A flexible fueled vehicle (FFV) has a single fuel tank, fuel system, and engine. The vehicle is designed to run on unleaded gasoline and an alcohol fuel (usually ethanol) in any mixture. The engine and fuel system in a flex-fuel vehicle must be adapted slightly to run on alcohol fuels because they are corrosive. There must also be a special sensor in the fuel line to analyze the fuel mixture and control the fuel injection and timing to adjust for different fuel compositions. The flex-fuel vehicle offers its owner an environmentally beneficial option whenever the alternative fuel is available.
History of the Flex-Fuel Vehicle on the American Market
North American vehicles from approximately 1980 onward can run on 10% ethanol/90% gasoline (e.g., E10) with no modifications. Prior to 1980, many cars imported into the United States contained rubber, aluminium, and other materials that were generally non-compatible with any ethanol in their fuel delivery systems, and these cars experienced problems when E10 was first introduced.Cars made in the US from the late 1970’s onward can run on E10 with no modifications. E10 fuel is widely available. Going beyond 10% ethanol generally requires special engineering.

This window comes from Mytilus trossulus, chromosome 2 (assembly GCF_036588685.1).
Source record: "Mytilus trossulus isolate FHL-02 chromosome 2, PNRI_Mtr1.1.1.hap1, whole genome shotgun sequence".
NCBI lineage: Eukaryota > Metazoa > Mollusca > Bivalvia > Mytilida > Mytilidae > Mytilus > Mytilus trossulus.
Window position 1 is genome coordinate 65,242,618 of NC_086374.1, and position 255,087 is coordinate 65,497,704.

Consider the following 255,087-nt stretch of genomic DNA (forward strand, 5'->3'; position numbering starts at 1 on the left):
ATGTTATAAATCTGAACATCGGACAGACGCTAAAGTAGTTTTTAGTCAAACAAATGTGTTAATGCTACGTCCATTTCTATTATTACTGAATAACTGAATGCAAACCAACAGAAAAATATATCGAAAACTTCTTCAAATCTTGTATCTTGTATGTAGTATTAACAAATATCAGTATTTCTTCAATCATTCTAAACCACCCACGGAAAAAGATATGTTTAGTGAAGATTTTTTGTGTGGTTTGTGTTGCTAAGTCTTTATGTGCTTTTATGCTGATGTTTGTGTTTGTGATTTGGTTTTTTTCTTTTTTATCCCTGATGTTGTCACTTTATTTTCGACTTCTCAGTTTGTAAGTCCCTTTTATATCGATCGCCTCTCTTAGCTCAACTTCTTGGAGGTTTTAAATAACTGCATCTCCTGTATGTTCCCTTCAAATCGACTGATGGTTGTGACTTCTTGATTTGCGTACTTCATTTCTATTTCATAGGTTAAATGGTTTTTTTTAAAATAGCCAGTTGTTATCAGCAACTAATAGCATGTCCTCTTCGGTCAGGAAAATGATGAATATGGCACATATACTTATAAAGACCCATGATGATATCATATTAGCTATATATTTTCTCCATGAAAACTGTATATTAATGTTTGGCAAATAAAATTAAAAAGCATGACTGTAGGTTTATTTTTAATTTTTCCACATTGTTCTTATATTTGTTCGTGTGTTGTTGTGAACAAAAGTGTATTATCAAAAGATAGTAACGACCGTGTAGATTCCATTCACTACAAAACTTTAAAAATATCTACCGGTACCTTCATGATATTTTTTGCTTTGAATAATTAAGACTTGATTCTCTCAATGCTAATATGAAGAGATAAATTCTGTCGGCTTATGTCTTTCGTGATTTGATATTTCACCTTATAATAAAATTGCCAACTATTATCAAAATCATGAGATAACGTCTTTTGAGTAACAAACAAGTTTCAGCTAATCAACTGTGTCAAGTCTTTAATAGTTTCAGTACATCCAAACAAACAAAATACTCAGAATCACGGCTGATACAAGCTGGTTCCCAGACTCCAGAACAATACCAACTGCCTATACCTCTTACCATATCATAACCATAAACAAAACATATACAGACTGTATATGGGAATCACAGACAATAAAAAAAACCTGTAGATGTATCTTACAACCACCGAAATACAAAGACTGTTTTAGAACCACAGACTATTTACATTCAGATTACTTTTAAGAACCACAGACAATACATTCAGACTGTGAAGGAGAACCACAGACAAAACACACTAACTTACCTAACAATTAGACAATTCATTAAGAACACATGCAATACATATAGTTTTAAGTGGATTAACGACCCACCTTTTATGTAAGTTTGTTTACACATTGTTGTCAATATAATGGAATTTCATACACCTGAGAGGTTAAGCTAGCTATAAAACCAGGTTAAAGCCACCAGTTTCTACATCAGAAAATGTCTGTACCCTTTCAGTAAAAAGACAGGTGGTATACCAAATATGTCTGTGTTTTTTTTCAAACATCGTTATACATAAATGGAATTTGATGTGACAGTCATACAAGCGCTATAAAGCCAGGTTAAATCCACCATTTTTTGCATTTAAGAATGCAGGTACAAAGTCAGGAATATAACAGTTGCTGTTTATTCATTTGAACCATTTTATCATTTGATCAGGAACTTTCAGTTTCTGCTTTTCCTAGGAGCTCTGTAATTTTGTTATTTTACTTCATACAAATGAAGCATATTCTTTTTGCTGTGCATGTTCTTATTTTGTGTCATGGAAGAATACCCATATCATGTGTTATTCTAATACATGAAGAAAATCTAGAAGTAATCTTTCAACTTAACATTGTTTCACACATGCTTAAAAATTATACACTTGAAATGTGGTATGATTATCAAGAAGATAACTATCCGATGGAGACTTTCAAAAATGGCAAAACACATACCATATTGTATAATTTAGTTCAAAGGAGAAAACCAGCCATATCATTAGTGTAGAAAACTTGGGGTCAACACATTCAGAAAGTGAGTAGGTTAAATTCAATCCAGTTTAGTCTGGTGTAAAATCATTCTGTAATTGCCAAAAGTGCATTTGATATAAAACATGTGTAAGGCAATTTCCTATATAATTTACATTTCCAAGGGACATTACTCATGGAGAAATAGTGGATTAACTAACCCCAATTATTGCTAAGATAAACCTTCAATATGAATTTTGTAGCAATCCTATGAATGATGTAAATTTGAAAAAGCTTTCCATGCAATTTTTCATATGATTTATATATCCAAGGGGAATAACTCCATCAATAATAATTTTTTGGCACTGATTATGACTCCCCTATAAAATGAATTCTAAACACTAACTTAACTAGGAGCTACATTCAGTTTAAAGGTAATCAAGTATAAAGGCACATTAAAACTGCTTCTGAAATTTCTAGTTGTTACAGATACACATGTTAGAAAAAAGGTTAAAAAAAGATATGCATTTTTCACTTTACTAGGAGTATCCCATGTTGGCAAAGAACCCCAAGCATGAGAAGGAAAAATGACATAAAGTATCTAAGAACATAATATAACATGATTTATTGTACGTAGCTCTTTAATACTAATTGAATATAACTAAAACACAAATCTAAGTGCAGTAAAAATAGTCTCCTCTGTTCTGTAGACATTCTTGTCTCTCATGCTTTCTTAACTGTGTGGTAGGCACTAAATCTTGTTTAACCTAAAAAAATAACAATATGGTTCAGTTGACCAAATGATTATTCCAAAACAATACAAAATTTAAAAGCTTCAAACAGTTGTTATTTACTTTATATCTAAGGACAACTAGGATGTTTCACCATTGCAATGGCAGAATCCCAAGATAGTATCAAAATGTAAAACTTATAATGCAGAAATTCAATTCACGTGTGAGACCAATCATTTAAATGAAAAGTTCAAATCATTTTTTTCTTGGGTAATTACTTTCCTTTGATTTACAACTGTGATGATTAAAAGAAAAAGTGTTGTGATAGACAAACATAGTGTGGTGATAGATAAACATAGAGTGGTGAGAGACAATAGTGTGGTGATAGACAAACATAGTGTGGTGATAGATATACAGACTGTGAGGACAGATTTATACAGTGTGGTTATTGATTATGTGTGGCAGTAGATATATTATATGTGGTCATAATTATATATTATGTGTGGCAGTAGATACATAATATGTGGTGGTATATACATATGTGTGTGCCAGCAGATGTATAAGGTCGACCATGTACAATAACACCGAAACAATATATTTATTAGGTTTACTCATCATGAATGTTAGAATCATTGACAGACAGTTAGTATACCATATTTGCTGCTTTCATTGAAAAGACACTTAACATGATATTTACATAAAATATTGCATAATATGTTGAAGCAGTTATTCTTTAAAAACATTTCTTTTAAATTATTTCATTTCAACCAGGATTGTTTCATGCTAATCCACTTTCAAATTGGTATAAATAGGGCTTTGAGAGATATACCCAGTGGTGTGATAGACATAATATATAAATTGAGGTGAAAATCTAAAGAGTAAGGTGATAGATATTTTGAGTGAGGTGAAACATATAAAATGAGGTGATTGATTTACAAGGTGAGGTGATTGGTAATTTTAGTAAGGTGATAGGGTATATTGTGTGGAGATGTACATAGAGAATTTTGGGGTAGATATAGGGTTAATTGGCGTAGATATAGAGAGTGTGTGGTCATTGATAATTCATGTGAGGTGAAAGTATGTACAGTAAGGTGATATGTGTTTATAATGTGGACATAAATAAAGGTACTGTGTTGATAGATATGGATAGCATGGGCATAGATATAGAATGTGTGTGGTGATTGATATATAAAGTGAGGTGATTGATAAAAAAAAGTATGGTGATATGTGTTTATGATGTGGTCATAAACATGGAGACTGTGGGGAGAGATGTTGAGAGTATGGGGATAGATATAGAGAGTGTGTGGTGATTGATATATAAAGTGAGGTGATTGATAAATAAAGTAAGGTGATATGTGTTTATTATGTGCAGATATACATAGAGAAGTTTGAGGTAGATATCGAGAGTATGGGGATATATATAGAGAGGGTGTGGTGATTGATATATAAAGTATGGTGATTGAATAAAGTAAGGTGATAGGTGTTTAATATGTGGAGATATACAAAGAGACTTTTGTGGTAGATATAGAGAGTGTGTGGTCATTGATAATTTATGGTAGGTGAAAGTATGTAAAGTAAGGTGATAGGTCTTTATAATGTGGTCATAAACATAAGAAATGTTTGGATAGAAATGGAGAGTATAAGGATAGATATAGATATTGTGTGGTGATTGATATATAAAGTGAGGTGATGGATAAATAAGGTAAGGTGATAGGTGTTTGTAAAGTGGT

In the United States, many flexible-fuel vehicles can accept up to 85% ethanol (E85). The fuel mixture is automatically detected by one or more sensors, and once detected, the ECU tunes the timing of spark plugs and fuel injectors so that the fuel will burn cleanly in the vehicle’s internal combustion engine. Originally, sensors in both the fuel-line and in the exhaust system were used for flexible fuel vehicles. In recent years, manufacturers have instead opted to use only sensors in the exhaust manifold, before the catalytic converter, and to eliminate the fuel inline sensor. As E85 is more corrosive, special fuel lines are also required. Some manufacturers also required a different motor oil be used, but even this requirement is now dropped for all but one manufacturer.